Filed under: Analysis, Canada, Critique, Indigenous, US
From Warrior Publications
By Zig Zag
Over the last few months there’s been a lot of noise made about the power of peaceful prayers and ceremonies in resisting the Dakota Access Pipeline in North Dakota. According to many participants, it was this emphasis on prayer that stopped the pipeline dead in its tracks, and paved the way for a historical victory.
But most of us understand that, at this point (late December 2016), over 92 percent of the pipeline has already been built, and only the last section—scheduled to go under Lake Oahe—has been delayed. While we can admire the courage and determination of those who stood against the police repression, which included pepper spray, less-lethal projectiles, water cannons and baton strikes, we should not dismiss the fact that, until the US Army Corps of Engineers announcement on December 4, 2016 (that they would not allow the easement for the DAPL to cross under Lake Oahe without further study), the protest movement was having minimal impact on construction.
There certainly were delays caused, particularly in September when activists “locked down” to machinery, but these were delays of short duration (a few hours, while cops figured out how to remove the locking devices used). And once police figured out how to block activists from reaching construction sites altogether, work proceeded as business as usual.
In regards to the NGOs and bureaucrats, we already know why they sought a de-escalation in the confrontational attitudes expressed by the warriors within their ranks: it makes for bad public relations when you want to have the great masses of settler society and government officials sympathizing with your action. Along with legal challenges, gaining the sympathy of the “public” is the primary strategy of the NGOs and tribal officials as a way of creating political pressure on officials.
And to some extent this strategy was successful, but mostly because Obama did indeed sympathize with the struggle of Natives. He had visited the Standing Rock Sioux Tribe reservation in June 2014 and made his sympathies with Native peoples clear (for some background see this article: “In Dakota Access pipeline controversy, Obama’s ties to tribes played pivotal role”, Washington Post, Dec 5, 2016). Nearing the end of his second term as president, blocking construction under Lake Oahe was a politically expedient move for Obama (and may in fact be only a delay until Trump officially takes over).
But all this is another matter to be addressed at another time. Right now, my main concern is with the process of pacification that is being spread through this myth that peaceful prayer and ceremonies are all that is required to gain victory.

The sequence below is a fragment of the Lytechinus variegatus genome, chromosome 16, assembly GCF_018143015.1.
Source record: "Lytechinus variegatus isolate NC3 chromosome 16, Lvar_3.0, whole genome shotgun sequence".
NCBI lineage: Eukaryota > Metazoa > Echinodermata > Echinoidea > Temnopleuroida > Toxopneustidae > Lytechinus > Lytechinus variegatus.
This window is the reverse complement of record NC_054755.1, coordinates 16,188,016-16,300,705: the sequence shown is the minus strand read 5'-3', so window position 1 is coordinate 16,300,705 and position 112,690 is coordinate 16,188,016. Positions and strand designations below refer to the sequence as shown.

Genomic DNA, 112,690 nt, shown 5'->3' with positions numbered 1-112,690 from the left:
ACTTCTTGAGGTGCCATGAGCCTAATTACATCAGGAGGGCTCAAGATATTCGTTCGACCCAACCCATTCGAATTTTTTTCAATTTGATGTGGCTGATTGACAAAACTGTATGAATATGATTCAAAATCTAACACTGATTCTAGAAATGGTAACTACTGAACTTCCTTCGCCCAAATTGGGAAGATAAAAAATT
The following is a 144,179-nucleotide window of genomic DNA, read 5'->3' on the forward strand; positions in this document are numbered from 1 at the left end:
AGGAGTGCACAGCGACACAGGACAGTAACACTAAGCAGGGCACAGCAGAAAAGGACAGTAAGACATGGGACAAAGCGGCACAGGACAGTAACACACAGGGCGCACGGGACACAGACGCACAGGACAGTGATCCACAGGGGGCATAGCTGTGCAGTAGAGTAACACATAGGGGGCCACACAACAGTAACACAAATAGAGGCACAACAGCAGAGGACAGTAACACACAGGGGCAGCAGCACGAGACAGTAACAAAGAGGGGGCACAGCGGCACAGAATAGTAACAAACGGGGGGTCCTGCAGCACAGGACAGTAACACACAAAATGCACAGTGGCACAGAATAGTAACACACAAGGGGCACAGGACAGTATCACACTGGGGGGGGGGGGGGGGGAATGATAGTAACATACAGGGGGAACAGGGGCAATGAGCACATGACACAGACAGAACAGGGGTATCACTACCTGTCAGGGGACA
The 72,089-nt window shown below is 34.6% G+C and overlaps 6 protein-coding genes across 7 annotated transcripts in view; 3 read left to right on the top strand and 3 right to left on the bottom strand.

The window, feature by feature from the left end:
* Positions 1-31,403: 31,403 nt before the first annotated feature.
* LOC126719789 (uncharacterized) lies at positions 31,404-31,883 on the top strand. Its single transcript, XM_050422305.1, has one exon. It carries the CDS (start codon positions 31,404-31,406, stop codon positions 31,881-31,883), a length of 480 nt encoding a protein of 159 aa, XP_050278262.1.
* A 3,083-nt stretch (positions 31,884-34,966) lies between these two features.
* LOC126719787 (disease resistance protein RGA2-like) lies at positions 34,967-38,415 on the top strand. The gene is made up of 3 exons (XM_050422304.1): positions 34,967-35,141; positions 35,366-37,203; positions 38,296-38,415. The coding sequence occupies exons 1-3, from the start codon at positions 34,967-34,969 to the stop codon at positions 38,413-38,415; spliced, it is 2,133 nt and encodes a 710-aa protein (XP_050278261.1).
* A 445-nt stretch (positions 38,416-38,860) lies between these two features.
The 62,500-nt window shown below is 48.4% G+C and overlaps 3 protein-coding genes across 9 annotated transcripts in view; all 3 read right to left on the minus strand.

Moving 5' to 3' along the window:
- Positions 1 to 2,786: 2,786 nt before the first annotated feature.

The Ghost of the Ghost Dance
Remember the last time that Native peoples thought that prayers and ceremonies would be enough to make radical change in the face of an armed and obstinate opponent? It was called the Ghost Dance, a spiritual revivalist movement spearheaded by a Paiute shaman named Wovoka. Although based in Nevada, Wovoka’s vision of renewal for Indigenous peoples spread across American reservations during 1889-90.
Wovoka claimed he had received a vision from God, and that if Natives practised the Ghost Dance this would reunite the living with spirits of the dead, bring the spirits of the dead to fight on their behalf, make the white colonists leave, and bring peace, prosperity, and unity to Indian peoples.
A variation of the Ghost Dance concept adopted by some Lakota in South Dakota was the wearing of the Ghost Shirt, which it was claimed would protect its wearer from bullets.
This spiritualist movement greatly alarmed government officials, who feared it was a precursor to armed rebellion (although there is little evidence that this was the case). The Bureau of Indian Affairs agent on the Standing Rock Sioux reservation, James McLaughlin, claimed that Sitting Bull was behind the movement, and demanded military forces be deployed to counter the threat (at this time, Sitting Bull lived in Standing Rock). Consequently, some 5000 troops were sent to the region.
On December 15, 1890, Sitting Bull was shot and killed by a BIA police officer (Bull Head) during an attempt to arrest him for his promotion of the Ghost Dance.
Then, on December 29, 1890, soldiers from the 7th Cavalry attempted to take weapons from a camp of Ghost Dance participants near Wounded Knee Creek on the Pine Ridge reservation, in South Dakota. A shot was fired during the commotion, and the soldiers opened fire on mostly unarmed men, women, elders and children. As many as 300 people may have been killed, including 25 soldiers—many of whom were killed by friendly fire.
There are other examples of spiritualists claiming that their prayers would protect them from armed violence. When US troops moved to destroy Prophet Town, the base for the Shawnee leader Tecumseh’s growing confederacy, his brother Tenskatawa, known as the Prophet, told warriors that they would be protected and could not be shot. In a surprise attack on the soldiers carried out on November 7, 1811 (known as the Battle of Tippecanoe), over 50 warriors are estimated to have been killed. They withdrew from the fight, the village was abandoned as the warriors and their families dispersed, and it was subsequently burned by US troops.
Don’t get me wrong. I also believe in the power of prayers, ceremonies and spirituality. I’ve attended many types of ceremonies over the years: sweat lodges, potlaches, sun dances, pipe, peyote, etc. But I do not believe that prayers and ceremonies in and of themselves are enough. We still need to take action in the physical realm. Sitting Bull is a good example: prior to the Battle of the Little Big Horn, he prayed and sun danced and received a powerful vision guiding his people to victory. But they used their weapons and fighting skills to achieve that victory.